Perfection is clearly in the eye of the beholder. In this case, perfection equates to meeting the musical needs of the composer—of a specific composer. It also refers to the needs of the performer, as he/she attempts to project a given composer's message. In this sense, the perfect controller may be specific to a specific work, to a specific version of a work, or to a particular performer of a version of a work! However, my focus here is on controllers that meet my compositional needs for a range of works.
As a composer of live-performance music for Csound, I have acquired an enormous collection of MIDI controllers both with an eye to discovering my "perfect" control device, as well as simply learning "what is out there", so that I can gear my creative efforts to available technology. Like other composers of live music, I am eager to have my music performed - by as many performers as possible. Realizing that potential performers will have access to a diverse range of MIDI controllers, I create multiple versions of my compositions. These variants accommodate simple as well as more complex realizations of my ideas, for as many different controllers as feasible. Knowing that performers will be working with varied operating systems, I make most versions cross-platform. It is important, then, that prospective MIDI controllers be multi-platform compatible as well.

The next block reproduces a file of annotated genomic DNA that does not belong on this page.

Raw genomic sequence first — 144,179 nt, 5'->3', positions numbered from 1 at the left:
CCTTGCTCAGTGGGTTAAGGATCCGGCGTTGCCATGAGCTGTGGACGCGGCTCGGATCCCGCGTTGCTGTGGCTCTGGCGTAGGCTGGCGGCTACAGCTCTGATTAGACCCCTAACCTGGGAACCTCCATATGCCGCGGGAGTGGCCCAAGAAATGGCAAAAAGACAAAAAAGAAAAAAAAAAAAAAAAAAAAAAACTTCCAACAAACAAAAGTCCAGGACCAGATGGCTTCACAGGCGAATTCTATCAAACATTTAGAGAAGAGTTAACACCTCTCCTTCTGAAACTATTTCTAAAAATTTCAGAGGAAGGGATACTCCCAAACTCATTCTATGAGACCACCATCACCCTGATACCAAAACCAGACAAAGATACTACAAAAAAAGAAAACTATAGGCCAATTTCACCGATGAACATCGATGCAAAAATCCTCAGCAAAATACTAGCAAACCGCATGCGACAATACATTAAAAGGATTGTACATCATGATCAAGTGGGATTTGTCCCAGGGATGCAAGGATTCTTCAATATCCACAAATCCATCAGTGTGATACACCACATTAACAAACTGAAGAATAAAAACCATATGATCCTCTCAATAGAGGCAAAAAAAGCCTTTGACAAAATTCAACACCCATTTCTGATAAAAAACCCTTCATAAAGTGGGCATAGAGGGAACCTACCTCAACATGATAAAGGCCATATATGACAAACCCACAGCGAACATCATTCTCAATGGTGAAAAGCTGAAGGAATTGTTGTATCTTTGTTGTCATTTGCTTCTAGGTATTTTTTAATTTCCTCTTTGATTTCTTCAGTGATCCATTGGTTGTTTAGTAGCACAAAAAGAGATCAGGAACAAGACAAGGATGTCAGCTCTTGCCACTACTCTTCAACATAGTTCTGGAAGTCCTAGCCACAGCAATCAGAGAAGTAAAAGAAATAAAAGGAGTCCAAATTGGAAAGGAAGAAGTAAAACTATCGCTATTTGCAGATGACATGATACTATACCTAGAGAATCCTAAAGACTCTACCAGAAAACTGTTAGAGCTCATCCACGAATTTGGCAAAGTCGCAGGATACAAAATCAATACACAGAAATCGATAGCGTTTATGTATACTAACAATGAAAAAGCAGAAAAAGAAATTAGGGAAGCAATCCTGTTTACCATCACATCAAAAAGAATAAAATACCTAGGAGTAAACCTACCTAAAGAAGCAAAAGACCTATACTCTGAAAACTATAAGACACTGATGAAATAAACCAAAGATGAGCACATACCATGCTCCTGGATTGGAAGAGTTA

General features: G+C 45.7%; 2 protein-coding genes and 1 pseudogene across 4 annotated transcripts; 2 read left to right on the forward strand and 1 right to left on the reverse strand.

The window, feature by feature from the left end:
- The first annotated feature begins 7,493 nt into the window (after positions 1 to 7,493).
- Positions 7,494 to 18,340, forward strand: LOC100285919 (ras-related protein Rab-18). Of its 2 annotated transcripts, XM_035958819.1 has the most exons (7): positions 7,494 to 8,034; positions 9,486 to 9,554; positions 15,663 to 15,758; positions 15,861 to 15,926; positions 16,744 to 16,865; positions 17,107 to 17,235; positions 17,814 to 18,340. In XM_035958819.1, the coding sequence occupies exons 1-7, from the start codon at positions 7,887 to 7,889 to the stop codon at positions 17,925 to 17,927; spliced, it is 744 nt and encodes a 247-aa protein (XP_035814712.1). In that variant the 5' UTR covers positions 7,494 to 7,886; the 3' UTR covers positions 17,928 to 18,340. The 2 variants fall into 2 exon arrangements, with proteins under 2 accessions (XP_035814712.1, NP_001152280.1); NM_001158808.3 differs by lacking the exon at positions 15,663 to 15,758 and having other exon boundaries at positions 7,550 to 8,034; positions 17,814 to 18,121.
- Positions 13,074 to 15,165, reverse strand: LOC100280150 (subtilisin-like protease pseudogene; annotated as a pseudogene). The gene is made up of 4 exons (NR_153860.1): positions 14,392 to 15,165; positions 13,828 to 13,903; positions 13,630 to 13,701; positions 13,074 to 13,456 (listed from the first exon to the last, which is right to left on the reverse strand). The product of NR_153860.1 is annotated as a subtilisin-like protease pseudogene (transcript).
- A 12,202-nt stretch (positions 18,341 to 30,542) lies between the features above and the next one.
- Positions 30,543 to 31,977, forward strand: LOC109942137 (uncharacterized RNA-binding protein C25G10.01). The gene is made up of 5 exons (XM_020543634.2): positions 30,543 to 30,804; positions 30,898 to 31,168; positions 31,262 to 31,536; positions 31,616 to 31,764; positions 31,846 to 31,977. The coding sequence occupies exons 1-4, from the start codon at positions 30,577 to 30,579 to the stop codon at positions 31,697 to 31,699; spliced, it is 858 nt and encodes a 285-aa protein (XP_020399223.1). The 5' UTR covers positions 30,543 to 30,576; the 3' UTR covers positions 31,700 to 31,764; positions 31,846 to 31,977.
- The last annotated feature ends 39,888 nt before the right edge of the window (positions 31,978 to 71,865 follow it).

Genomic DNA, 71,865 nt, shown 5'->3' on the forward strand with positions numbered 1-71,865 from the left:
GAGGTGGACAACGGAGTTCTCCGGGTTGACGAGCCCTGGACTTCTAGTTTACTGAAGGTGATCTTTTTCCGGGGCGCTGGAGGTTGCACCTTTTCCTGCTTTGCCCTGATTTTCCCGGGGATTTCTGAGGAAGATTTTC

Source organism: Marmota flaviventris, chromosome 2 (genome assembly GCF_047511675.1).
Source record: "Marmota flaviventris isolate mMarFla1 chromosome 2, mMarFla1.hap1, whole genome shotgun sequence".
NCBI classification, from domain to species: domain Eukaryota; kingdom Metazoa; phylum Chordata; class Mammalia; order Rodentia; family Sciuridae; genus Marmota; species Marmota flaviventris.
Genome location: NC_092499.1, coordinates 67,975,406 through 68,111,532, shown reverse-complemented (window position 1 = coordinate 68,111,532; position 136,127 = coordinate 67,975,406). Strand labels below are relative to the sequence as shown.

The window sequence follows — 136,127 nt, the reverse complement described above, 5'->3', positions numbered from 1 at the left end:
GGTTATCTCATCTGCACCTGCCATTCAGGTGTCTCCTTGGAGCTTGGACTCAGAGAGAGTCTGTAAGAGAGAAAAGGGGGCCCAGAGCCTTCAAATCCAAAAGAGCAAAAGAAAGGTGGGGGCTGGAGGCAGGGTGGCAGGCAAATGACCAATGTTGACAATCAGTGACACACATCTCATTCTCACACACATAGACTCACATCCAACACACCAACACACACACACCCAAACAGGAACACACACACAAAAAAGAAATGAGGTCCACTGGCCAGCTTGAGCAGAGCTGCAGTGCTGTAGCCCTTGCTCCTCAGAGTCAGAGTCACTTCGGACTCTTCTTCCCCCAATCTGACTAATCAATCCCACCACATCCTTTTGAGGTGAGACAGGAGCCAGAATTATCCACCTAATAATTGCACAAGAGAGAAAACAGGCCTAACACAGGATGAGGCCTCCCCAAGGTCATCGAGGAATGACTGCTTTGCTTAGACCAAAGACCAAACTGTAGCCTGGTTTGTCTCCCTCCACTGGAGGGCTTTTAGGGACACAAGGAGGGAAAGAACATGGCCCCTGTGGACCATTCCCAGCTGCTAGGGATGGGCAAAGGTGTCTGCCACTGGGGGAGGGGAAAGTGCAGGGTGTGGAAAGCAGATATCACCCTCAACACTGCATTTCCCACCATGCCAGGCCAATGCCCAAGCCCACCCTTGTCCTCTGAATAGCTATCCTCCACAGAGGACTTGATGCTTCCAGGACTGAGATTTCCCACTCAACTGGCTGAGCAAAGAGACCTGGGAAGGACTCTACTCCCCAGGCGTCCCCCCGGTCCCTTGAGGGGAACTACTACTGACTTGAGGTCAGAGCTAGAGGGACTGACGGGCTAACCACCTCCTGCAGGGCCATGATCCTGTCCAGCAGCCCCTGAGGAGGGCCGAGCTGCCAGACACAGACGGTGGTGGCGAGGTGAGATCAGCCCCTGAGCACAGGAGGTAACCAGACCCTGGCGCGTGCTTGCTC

In the back of my mind, the idea of a "perfect control surface" persists - a device that can fully develop my musical thought, and be appropriate for the traveling (laptop) performer as well - regardless of platform. It should be a device that makes no unnecessary demands and requires no additional work on the part of the performer. Csound is complicated enough as it is.
I. Performance and Composition
Other Performance Options?